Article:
Minnesota Child Neglect Attorneys
Both child neglect and child endangerment charges stem from how a child is cared for or treated while under the care of a parent, guardian, or caretaker. The potential actions include not properly taking care of a child or allowing a child to be abused. The charges have significant ramification for not just you but your entire family. Just being charged may be enough to separate you from your child or children. If you're facing these charges, you need to contact one of our Minnesota child neglect attorneys to fully understand your best defense and what these charges entail. For more information, please read the guide we've provided below.
Child neglect charges occur when someone is suspected of depriving a child in their care of necessities such as food, shelter, clothing, health care, or appropriate supervision.
Minnesota covers what acts constitute child neglect under Minnesota Statute 609.378, a parent, legal guardian, or caretaker commits neglect of a child under one of two circumstances:
1. Intentionally depriving a child of necessary food, clothing, shelter, health care, or appropriate supervision.
2. Knowingly permitting the continuing physical or sexual abuse of a child.
Both crimes are gross misdemeanor offenses and the first circumstance may be a felony sentence of a maximum of five years in prison and/or a fine of $10,000 depending on the level of harm to the child.
Regarding the second circumstance, the courts have interpreted the ‘knowingly’ element to require proof that the defendant perceived conduct or contact that violated the statute. ‘Permitting’ is likewise undefined by the statute, leading the courts to use the plain meaning of the term: “to allow the doing of (something); consent to.”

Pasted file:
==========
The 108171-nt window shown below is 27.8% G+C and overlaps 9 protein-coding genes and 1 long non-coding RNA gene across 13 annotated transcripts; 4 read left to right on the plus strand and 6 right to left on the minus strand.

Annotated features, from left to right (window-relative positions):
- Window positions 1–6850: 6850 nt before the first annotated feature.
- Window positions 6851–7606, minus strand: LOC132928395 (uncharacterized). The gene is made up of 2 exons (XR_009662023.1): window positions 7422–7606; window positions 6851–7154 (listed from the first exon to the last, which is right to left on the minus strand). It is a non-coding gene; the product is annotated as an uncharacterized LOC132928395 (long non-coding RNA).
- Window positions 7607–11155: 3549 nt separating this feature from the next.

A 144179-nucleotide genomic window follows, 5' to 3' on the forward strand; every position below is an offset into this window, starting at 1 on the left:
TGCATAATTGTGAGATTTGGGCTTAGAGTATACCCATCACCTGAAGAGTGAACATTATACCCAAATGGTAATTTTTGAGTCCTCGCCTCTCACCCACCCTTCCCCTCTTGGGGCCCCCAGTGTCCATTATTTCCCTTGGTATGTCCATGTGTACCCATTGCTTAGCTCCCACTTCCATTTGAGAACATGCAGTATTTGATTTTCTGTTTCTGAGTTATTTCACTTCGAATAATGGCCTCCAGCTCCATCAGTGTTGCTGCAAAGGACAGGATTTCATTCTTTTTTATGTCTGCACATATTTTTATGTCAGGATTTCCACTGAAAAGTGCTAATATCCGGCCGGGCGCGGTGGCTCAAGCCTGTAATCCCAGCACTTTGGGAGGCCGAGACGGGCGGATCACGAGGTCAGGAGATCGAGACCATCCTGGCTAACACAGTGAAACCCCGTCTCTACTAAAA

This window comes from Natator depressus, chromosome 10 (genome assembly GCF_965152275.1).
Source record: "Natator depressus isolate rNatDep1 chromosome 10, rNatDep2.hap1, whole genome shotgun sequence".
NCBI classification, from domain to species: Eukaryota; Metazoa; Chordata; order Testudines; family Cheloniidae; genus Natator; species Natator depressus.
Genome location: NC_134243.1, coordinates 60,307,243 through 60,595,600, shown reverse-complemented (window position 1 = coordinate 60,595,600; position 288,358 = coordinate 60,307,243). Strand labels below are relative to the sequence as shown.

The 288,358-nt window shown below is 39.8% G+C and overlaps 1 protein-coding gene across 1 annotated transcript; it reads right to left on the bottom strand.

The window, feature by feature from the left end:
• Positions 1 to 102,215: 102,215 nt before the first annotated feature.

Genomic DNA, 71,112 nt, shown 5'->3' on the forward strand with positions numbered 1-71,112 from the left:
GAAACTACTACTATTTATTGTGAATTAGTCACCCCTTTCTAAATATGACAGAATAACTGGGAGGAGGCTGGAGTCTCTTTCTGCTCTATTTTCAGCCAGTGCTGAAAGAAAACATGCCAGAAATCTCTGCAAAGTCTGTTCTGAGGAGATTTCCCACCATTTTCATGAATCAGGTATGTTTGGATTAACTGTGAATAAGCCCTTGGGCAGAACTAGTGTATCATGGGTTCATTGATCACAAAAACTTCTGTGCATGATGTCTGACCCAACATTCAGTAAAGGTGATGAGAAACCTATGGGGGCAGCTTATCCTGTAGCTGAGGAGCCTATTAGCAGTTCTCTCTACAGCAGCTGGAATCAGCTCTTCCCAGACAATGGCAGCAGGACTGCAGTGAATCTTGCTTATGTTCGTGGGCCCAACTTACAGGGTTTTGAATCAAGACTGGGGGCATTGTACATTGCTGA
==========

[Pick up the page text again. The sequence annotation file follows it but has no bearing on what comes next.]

There are no specific charges in Minnesota for child abuse but malicious punishment of a child is the closest equivalent. Child neglect and malicious punishment could certainly be charged together under the right circumstances. We cover this in great detail on our page devoted to the crime.
Information on child sexual abuse can be found under child sex crimes.
In past cases, the State has unsuccessfully argued that the “knowingly permitting” element was satisfied by a showing that the Defendant did not report the conduct to a government agency. The court quickly dismissed this argument saying that involving the government is not required. Using this, the State would have a hard time carrying proving its case if a defendant can show that he or she took some action to disapprove of the alleged conduct.
By statute, there is a complete defense to this crime where there was fear in the mind of the defendant that acting to prevent the neglect or abuse would result in substantial bodily harm to the defendant or child in retaliation. This can likely be shown by a course of history between the defendant and alleged perpetrator where harm or the threat of harm has occurred.
We've seen in past cases where one parent of a child coerced their children into accusing their other parent of neglect or abuse. Children can and do lie. Whether or not they understand their actions doesn't matter.
North Star Criminal Defense - Proven Minnesota Child Neglect Attorneys
A successful defense must take a diligent and aggressive approach. Diligence in learning everything about the facts from all angles, which may involve retaining a private investigator, and aggressive in arguing why your actions do not amount to neglect as defined by statute and interpreted by the courts. North Star Criminal Defense is the right neglect of child defense attorney for you. Contact our criminal defense team today for a free consultation.